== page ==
To her surprise, he huffed out a chuckle. A slight, crooked smile brought out a deep dimple on his cheek.

“I didn’t shoot either.”

As he leaned over to place the gun on the table, a shot echoed through the mansion, followed a split-second later by another. Penelope couldn’t help but jump. Arthur just glanced over his shoulder.

“Well, I don’t know which of the others shot first, but whoever they are, they passed the test.” Turning back to her, he said, “I am afraid you, my dear, have not.”

“As I suspected.” Penelope’s relief was palpable. She relaxed, her shoulders dropping slightly as she settled back into her chair, finally giving in to the urge to cross her ankles. Cocking her head to one side, she said, “I admit I am confused. You said you did not shoot your dog, yet here you are, at the head of the organization. Did you pass the test or not?”

“I did not.” Arthur stood, visibly stiff, and limped his way over to a sideboard, where a decanter and several glasses sat. He poured two fingers of Scotch into a glass, glancing over at Penelope and hefting the crystal bottle to wordlessly offer her a drink.

She shook her head. “No, thank you.”

Once he was settled back down in his chair, he repeated his reply. “As I said, I did not. I wasn’t able to connect the things you so ably explained and was ignorant of the blank cartridge—excellent deduction, by the way—in the gun handed to me.” He took a sip, sighing with pleasure. “My handler was furious, not only because I refused to shoot J.B., but also because I stole his boss’s car.” He pointed at her, remaining fingers still wrapped around his tumbler. “I doubt you’ll be following my stellar example.”

“I assure you I won’t.” Her thoughts turned briefly to the classic roadster her father brought up the day before—a gift, he said, for finishing her training. He returned home in one of the family’s Rolls Royces with Parker at the wheel.

“In any case, my handler was killed in action, the Arthur of that time turned traitor, and I found myself saving the world.” He tossed back the rest of his drink. “After that, I took my handler’s spot until recently.” Setting the glass down, he leaned back in his chair, wincing. “The Merlin of my day, being senior, became Arthur, but on his retirement, I was offered the position as head. I would have declined it had I not been injured badly enough to take me out of action.” He grinned, the dimple reappearing deeper than ever. “Like Agravaine, I prefer an active life. However, better to serve in reserve than to not serve at all.”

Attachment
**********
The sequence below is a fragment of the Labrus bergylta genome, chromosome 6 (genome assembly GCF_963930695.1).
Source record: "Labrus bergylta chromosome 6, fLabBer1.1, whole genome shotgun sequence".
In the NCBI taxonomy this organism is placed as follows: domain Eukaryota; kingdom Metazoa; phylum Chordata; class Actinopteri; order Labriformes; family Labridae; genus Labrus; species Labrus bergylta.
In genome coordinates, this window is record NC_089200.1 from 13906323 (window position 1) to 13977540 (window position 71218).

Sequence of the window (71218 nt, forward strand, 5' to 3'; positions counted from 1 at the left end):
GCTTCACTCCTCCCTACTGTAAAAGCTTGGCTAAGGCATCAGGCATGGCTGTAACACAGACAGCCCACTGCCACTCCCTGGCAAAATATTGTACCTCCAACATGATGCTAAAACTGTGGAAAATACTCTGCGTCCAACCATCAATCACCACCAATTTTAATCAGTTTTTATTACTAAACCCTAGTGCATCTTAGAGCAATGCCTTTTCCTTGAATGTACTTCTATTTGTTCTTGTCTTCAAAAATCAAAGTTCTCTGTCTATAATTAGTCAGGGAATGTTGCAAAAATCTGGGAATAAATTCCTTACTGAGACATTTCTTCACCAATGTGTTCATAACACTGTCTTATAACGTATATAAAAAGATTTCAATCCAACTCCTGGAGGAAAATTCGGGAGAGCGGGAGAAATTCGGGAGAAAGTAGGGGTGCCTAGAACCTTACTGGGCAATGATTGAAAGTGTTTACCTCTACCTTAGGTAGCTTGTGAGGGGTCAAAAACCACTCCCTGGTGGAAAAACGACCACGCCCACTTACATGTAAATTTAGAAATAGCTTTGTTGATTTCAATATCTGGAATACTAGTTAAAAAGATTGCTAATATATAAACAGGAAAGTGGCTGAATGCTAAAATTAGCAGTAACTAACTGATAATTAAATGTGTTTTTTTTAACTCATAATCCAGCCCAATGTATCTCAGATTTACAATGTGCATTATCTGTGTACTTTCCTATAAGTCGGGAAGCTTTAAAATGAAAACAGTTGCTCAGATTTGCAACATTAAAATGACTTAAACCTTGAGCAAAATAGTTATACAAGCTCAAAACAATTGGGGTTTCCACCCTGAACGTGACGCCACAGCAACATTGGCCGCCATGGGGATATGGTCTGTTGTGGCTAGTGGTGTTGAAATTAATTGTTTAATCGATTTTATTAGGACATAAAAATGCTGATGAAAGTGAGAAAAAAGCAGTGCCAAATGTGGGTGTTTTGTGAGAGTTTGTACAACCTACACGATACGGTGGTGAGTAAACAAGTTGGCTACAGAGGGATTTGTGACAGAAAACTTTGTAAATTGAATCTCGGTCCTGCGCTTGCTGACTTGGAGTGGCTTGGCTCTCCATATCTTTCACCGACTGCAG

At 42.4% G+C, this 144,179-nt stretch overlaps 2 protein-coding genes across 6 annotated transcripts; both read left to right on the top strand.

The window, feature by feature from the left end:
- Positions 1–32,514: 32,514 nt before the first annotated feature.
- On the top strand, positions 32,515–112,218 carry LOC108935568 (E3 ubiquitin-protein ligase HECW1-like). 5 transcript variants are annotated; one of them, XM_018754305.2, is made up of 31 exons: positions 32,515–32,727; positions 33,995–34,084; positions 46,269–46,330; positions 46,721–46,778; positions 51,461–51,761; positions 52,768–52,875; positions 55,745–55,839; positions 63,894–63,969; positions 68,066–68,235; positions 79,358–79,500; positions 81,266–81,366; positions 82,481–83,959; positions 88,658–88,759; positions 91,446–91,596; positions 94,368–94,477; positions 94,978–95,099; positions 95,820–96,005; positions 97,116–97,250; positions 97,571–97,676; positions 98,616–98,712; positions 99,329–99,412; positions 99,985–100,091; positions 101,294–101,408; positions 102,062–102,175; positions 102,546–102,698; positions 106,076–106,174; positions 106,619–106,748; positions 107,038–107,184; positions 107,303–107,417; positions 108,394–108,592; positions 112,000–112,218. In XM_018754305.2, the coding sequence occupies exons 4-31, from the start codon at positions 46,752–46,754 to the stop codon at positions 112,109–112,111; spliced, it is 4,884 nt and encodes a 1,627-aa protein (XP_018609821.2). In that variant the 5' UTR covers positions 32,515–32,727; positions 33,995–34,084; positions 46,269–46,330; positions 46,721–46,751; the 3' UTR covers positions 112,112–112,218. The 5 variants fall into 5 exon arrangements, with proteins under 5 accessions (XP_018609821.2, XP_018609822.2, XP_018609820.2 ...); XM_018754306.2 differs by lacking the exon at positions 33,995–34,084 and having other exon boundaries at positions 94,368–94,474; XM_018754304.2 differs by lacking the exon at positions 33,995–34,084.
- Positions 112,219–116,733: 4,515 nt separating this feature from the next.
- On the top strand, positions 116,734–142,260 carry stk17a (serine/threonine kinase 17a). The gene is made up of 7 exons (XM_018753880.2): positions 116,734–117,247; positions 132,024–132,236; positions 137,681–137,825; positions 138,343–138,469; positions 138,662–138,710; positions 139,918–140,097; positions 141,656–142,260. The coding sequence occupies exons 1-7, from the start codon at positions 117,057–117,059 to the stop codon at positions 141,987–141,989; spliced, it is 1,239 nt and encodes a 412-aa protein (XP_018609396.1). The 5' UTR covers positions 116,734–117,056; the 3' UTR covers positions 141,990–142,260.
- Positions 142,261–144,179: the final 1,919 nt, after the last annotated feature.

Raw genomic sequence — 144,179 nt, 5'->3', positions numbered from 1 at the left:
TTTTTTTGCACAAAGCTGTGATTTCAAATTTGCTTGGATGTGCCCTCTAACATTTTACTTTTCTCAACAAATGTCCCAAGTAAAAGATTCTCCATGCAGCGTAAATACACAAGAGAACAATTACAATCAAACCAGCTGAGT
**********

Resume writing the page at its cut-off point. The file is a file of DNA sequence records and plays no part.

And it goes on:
“Indeed.” She leaned forward to pat Sherbert on the head. “If I may ask, why do you—why does the organization continue with this … barbarous tradition? Surely there must be other ways to test a finalist’s mettle?”

“Barbarous, you say?” Arthur snorted, a mulish frown on his face. He shifted in his chair, a slight grunt signaling his discomfort. “I agree. If I were in control, I should have made a change long ago. But as my own novice experience proved, it is sometimes dangerous to have a single man responsible for an entire organization. The position I hold is accountable to others now. They have shown a dogged determination to keep this particular rite of passage.” A smile brought out the creases around his eyes. “No pun intended.”

A knock sounded. Penelope signaled for Sherbert to remain where he was as she got up to open the door. A middle-aged woman peered in. She was trim and muscular, and her golden hair sported few, near invisible, silver strands. She acknowledged Penelope with a nod before turning to Arthur.

“Devlin is ready, Arthur. Merlin has sent Southern home.”

“Very good, Lancelot. Penelope and I are nearly done here.”

Lancelot nodded and withdrew, closing the door behind her. Arthur steepled his fingers under his chin as Penelope motioned Sherbert to her side.

“I am sorry to see you go, Penelope. You would have made a fine Gaheris.”

“Devlin will be even better, I am sure.” She smiled, an expression that lit up her blue eyes. “Besides, I believe I am a poor fit for Kingsman. I like my designer fashions far too much; a suit, however well-tailored, would ill-suit me.” She put her fingers to her lips to cover her snigger. “Oh, dear. Another pun. Please forgive me.” She sighed, her smile fading. “I must also admit I did not relish the idea of working with my father. We are too much alike, he and I.”

“Yes, I can see the resemblance. I will suggest to Agravain that he tempers his outrage at your failure—which is no failure considering you came away with the most important lesson of all.” He rose from his chair slowly, offering his hand. She shook it.

“You may rely on my discretion, of course. My father and I may not get along at times, but I do love my Mama.”

“I know. So does he. Goodbye, Penelope, and good luck.”

“Goodbye, and thank you. For everything.”

Penelope allowed him to open the door for her. There was no one in the hall, but she was sure Lancelot and the new Gaheris lurked somewhere near.

She smiled as Sherbert trotted along beside her. Because his legs were much shorter than a normal adult pug’s, she had learned to slow her walk to match his. Once at the stairwell, however, she stopped.

“Sherbert, seeing as I—as we—are no longer in training but are now free, carrying you will speed things up a bit.” She scooped her dog up into her arms. “A good thing, too. You’ve waited quite long enough to go outside.”